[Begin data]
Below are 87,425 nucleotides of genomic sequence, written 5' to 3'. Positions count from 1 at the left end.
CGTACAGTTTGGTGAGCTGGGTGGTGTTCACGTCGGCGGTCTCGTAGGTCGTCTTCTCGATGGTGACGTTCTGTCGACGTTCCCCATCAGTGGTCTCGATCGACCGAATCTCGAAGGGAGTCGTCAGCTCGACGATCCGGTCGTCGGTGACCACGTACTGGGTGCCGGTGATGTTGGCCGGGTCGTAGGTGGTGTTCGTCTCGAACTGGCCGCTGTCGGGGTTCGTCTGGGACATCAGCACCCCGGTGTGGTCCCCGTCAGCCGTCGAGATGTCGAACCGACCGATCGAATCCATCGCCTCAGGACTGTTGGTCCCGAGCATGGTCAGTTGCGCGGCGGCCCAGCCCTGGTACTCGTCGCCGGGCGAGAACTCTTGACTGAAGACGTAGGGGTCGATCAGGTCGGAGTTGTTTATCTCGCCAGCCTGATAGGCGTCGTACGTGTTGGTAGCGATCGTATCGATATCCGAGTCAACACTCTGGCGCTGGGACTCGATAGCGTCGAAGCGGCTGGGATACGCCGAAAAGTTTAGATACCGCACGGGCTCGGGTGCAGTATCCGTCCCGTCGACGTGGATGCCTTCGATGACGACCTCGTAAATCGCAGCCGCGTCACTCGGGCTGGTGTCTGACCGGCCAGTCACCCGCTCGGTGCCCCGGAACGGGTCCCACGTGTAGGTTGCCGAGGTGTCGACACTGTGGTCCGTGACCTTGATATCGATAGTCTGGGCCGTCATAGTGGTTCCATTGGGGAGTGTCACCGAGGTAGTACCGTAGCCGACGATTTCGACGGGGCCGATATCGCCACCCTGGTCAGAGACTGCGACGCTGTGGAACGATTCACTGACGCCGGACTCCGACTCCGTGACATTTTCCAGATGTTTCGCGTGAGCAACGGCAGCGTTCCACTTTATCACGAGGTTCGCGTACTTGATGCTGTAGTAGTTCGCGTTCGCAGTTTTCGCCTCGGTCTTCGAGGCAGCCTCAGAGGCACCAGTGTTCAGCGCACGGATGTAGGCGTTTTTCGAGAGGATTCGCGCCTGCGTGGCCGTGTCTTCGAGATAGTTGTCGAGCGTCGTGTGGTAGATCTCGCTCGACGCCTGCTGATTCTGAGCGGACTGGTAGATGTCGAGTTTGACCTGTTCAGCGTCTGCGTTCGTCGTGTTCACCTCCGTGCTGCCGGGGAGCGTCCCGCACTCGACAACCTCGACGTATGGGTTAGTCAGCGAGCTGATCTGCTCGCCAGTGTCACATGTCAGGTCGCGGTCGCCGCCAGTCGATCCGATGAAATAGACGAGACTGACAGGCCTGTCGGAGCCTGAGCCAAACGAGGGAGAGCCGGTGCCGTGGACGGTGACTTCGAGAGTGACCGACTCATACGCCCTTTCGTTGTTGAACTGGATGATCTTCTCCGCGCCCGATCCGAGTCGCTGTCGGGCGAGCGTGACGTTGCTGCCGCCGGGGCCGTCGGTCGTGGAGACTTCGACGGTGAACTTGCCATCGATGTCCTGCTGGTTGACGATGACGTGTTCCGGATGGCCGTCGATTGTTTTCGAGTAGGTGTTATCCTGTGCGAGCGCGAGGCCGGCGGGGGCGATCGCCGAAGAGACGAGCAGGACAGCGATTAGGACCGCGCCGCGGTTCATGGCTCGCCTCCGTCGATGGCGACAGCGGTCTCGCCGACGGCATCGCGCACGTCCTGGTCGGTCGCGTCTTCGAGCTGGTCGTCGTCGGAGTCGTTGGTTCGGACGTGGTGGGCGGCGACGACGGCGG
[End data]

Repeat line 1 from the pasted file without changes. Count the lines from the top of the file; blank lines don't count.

Below are 87,425 nucleotides of genomic sequence, written 5' to 3'. Positions count from 1 at the left end.